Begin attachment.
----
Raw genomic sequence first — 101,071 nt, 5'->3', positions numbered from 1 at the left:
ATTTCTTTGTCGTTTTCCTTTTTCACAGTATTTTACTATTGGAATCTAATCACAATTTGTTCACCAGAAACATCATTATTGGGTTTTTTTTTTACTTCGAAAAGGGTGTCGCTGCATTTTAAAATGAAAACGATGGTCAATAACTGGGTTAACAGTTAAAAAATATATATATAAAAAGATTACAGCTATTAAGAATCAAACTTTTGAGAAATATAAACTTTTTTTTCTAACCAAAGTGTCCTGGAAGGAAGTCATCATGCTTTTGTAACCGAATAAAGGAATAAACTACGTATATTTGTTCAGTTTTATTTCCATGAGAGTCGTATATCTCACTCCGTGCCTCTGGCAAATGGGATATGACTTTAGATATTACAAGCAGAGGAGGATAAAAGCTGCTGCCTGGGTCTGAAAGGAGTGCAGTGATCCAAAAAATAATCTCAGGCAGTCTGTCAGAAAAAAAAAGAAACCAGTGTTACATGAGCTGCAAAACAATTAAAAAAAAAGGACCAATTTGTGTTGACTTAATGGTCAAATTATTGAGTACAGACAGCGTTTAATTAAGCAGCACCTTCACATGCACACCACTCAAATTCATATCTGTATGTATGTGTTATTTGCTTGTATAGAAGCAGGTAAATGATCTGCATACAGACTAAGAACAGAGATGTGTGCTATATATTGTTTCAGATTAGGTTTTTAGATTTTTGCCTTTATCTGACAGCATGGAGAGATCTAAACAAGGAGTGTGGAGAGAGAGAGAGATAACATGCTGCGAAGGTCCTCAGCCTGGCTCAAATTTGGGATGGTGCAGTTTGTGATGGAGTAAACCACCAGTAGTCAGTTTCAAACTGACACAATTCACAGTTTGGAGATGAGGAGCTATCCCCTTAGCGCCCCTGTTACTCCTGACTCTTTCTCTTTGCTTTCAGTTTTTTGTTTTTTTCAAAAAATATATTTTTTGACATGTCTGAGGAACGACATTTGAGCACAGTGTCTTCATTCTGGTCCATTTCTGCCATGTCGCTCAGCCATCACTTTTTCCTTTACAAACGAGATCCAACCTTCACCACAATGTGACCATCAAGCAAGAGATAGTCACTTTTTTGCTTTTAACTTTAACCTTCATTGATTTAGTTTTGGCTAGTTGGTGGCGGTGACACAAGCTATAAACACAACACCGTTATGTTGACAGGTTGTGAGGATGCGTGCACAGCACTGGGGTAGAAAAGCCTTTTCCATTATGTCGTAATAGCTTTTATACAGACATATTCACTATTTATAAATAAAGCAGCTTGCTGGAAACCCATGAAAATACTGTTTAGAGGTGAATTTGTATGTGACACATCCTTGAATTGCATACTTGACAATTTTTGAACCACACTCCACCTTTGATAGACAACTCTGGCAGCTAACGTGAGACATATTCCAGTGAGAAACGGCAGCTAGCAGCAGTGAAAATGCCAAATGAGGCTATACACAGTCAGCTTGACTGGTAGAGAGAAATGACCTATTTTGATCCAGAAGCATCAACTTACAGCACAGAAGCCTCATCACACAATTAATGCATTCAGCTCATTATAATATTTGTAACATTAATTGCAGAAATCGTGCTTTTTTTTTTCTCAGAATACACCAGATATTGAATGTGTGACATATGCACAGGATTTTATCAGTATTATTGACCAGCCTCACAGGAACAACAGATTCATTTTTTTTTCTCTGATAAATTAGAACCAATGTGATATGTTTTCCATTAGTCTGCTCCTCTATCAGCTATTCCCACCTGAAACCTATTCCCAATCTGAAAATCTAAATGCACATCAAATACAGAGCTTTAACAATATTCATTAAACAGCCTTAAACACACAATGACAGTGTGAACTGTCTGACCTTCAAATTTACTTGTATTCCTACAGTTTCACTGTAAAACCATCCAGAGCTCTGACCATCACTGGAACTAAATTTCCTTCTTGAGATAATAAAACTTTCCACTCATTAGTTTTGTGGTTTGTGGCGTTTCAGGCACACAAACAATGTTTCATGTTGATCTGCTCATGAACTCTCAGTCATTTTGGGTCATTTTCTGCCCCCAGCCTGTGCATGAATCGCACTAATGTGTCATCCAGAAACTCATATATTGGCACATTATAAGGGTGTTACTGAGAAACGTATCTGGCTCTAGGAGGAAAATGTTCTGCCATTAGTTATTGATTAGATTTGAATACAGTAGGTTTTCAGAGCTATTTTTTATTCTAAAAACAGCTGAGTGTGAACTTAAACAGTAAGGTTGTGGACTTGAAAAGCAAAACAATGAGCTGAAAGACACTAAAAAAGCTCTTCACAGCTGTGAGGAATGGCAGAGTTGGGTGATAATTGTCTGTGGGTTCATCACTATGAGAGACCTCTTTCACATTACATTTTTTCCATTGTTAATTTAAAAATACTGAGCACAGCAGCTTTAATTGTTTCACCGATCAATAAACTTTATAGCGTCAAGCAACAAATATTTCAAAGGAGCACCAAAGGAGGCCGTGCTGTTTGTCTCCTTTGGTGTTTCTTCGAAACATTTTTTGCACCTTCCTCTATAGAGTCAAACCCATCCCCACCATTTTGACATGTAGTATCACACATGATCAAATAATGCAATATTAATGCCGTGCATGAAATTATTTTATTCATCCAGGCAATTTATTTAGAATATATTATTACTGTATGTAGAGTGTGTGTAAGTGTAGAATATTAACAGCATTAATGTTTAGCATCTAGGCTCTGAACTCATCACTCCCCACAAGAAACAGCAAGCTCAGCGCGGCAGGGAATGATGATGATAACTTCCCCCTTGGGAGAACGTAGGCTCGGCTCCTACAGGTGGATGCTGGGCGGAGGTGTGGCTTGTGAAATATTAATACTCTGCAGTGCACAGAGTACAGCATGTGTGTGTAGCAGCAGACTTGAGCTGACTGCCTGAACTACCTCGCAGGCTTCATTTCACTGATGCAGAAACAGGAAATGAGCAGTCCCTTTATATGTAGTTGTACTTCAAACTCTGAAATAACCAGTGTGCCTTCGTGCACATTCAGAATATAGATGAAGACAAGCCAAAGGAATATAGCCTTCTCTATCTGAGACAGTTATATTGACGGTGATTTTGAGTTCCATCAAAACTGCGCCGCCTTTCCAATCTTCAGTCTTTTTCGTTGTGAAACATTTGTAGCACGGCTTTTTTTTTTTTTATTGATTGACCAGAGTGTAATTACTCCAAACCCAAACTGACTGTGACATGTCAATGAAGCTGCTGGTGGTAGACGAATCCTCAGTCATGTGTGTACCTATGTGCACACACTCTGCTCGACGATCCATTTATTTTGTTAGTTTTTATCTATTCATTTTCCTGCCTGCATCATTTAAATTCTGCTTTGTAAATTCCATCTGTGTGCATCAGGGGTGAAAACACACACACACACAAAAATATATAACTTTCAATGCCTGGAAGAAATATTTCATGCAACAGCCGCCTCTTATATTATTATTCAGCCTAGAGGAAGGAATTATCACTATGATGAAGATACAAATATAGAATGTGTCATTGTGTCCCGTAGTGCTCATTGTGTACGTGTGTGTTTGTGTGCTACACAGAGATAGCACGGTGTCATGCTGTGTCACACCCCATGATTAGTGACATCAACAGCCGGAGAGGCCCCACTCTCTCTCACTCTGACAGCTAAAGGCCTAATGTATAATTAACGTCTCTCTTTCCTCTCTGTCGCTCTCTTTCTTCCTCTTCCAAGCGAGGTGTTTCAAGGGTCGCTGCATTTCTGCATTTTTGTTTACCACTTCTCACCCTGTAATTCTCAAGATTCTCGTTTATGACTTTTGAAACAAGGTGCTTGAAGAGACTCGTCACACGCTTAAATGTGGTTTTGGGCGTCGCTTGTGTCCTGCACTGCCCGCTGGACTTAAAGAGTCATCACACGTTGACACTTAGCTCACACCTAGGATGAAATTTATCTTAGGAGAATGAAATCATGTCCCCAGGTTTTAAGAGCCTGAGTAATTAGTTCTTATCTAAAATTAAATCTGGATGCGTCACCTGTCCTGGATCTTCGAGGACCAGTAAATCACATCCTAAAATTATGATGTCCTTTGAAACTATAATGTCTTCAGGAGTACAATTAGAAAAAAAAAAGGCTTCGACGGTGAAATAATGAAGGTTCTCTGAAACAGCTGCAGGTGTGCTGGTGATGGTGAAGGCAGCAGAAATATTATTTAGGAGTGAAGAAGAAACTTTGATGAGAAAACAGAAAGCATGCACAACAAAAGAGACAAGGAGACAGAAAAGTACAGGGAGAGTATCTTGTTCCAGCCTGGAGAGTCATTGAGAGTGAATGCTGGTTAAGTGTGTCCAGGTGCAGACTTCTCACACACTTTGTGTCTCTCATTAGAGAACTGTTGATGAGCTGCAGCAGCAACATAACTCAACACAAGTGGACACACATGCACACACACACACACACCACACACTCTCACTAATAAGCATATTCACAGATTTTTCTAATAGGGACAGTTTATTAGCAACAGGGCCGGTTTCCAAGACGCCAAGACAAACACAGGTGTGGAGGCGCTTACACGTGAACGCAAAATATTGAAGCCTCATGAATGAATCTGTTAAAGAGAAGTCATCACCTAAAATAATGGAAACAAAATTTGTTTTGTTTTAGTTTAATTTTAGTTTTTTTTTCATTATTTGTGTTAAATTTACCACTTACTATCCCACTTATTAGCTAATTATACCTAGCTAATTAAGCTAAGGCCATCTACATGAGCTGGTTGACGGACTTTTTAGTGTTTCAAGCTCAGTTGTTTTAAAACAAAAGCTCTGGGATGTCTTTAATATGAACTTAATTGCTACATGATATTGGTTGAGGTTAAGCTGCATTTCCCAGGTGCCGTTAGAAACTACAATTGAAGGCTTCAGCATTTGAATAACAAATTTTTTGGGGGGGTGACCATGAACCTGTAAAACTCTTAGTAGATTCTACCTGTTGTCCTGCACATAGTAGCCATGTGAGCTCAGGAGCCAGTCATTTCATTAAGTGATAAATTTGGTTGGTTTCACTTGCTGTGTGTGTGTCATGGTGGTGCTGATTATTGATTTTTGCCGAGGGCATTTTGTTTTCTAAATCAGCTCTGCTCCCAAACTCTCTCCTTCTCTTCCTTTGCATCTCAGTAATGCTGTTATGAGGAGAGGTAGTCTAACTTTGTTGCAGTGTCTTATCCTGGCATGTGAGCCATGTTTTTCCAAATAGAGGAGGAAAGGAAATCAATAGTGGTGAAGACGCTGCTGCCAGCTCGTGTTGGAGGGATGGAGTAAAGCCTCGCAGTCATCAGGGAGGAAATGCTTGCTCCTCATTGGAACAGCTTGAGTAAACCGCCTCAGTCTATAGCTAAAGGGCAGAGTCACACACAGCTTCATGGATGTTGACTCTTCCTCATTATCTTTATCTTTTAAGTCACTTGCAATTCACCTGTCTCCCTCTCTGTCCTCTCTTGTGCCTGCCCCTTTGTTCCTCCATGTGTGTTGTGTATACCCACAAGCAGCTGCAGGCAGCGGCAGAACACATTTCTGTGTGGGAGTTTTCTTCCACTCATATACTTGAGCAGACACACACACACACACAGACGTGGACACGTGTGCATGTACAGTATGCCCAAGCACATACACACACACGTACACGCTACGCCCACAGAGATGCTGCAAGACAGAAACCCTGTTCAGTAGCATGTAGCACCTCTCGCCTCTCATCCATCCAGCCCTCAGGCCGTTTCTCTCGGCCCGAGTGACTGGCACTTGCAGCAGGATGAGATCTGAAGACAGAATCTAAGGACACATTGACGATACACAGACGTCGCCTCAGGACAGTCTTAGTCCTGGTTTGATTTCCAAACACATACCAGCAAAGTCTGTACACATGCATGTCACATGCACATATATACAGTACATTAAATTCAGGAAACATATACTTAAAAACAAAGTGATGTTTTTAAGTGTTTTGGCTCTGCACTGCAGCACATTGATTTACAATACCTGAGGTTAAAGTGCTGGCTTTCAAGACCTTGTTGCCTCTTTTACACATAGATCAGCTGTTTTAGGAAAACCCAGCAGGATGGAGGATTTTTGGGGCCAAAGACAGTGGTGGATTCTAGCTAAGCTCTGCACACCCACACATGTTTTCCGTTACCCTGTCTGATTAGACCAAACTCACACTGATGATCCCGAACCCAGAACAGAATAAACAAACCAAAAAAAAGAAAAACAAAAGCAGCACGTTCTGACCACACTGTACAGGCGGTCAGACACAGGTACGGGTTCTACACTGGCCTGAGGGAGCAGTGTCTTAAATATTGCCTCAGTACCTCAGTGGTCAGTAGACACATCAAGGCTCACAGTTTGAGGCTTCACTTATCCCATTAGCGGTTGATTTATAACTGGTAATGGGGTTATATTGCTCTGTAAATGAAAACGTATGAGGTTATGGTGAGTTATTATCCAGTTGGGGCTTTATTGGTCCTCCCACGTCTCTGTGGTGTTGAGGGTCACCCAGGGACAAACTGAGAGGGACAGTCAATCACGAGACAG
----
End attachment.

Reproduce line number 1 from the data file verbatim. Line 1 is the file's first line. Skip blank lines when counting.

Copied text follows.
Raw genomic sequence first — 101,071 nt, 5'->3', positions numbered from 1 at the left: